Yesterday they pulled off an upset win over China’s top seed LGD Gaming, but that would have counted for naught if the team did not secure a victory today over the American side Team SoloMid, who have struggled so far in the competition. After another win, Origen now find themselves in a fight for the top spot in their group.
The victory over Team SoloMid may be a little bit sweeter for one member of Origen, Maurice “Amazing” Stückenschneider, who wore the black-and-white colors of the American side at last year’s Worlds event. But even he downplayed the win after the match.
“It feels relieving to beat TSM. We don’t consider them favorites in our group. We still respect them, but we don’t value them as highly as the other teams in the group,” Stückenschneider said. “So it’s a nice win but it’s a work win.” The jungler played a large part in shutting down his former team, participating in 50 percent of his team’s kills while staying alive the entire game.
After wins against China’s top team LGD Gaming and Team SoloMid, Origen look like contenders. But after LGD’s poor showing against KT Rolster today, some are tempering Origen enthusiasm with LGD Gaming’s poor play overall. Stückenschneider isn’t one of them.
“I think we’re still better than LGD anyway,” he said, even though he believes the Chinese team is “underperforming.”
“[LGD’s] pick and ban today was horrific so therefore their loss against KT was more natural than their loss against us,” he said. “Their picks against KT set them up for a really tough time.”
LGD Gaming were torn apart at the hands of the Korean team in their group, KT Rolster. In a game that was expected to be close, LGD Gaming never stood a chance right from the outset. Stückenschneider points to picking Varus against armor-stacking enemies and LGD jungler Zhu “TBQ” Yong-Quan’s poor Elise play as contributors to the loss.
Even so, KT Rolster showed superb form for the second straight day. With a 2-0 start, they will be the biggest obstacle between Origen and topping their group, or perhaps even surviving it. Origen will face the Korean team tomorrow, and while Stückenschneider has the playbook to beat them, executing it isn’t that easy.
“I can just sit here and recite every analyst out there that says: ‘Keep Score and Piccaboo out of your jungle,’” Stückenschneider said. “It’s not really about any specific strategy, it’s just about communicating well between lanes and having the right pick and ban.”
The KT Rolster jungler Go “Score” Dong-bin and support player Lee “Piccaboo” Jong-Beom are famous for their ability to roam together and apply pressure around the map, unlocking the carry potential of top lane superstar Kim “ssumday” Chan-ho. But Origen will be ready.
“KT have glaring weaknesses in both Nagne and Arrow, so I certainly think we can beat them,” he said.
A win over KT Rolster would put Origen in a fantastic position to gain qualification to the knockout stages and perhaps even top the group, but Stückenschneider isn’t getting ahead of himself just yet. “I think we can take number one,” he says, “but for me to stay humble I always give myself a 40 percent chance to make something happen so the odds are kind of stacked against you but not by that much so I can be confident but stay focused at the same time.”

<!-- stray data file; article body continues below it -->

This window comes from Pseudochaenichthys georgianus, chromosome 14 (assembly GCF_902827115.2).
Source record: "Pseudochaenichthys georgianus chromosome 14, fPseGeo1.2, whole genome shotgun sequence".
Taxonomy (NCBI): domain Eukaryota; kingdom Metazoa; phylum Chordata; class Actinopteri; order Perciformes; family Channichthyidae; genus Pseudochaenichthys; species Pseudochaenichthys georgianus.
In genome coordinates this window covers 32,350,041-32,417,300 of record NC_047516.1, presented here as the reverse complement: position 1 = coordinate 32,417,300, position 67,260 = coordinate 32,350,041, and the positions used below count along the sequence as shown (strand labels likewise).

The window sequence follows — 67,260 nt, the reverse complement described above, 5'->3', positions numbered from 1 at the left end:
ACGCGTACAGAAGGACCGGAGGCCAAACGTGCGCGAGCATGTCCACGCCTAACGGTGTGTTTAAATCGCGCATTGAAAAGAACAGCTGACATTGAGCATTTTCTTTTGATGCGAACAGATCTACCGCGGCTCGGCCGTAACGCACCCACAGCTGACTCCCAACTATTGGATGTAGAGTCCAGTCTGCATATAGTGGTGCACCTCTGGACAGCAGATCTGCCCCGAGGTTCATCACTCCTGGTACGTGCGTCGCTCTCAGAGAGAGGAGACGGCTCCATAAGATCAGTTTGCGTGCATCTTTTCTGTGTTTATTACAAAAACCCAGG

Origen as a team have gone from the Challenger Series to defeating the number one seed from China and the number two seed from North America in the span of one year, a quite meteoric rise. Stückenschneider believes their success “is due to the personalities within the the team”
“We have veterans but they are eager veterans,” he explained. “Every one of us puts our hardest into scrims and into solo queue. It’s natural for a team who’s talented to be good, but it’s more about how good can you be, what your ceiling can be.”
That ceiling, he says, is as a world championship contender—but not this year.
“I think if we keep practicing and stay with this roster for 2016, we can be a top 4 contender at Worlds next year.”
Of course, if they keep up this form, it’s not hard to imagine them realizing that goal a full year in advance. It’s almost odd to hear a player look towards 2016 in the midst of the biggest tournament of the year, but in many ways that’s consistent with Origen’s attitude all year long. They didn’t believe they’d even make Worlds since they missed the first pro season and couldn’t earn any championship points towards qualifications, and attending it now is just a bonus in their long-term plan.
While their fans may now be aiming higher, Stückenschneider is keeping his feet on the ground.
“40 percent man, 40 percent! Our goals are not going to change, honestly. Getting out of groups has always been our goal when we qualified for Worlds and it still is now,” he said. “Whether we get first or second, we’ll see after the second stage of groups, but we’re still on course for reaching our goals.”
Origen will complete their first round of matches against KT Rolster tomorrow at 9AM ET. A win sees them take an outstanding 3-0 standing after the first four days while a loss to the favored Koreans would put them at 2-1 and still in the driver’s seat. After a few days break play will resume, with group D playing to conclusion on Saturday Oct. 10. On that day Origen will find out if they accomplish their goal at Worlds and advance from their group. So far, so good, but don’t get your hopes up too high. They still only have a 40 percent chance to advance. Right?
Photo via Riot Games/Flickr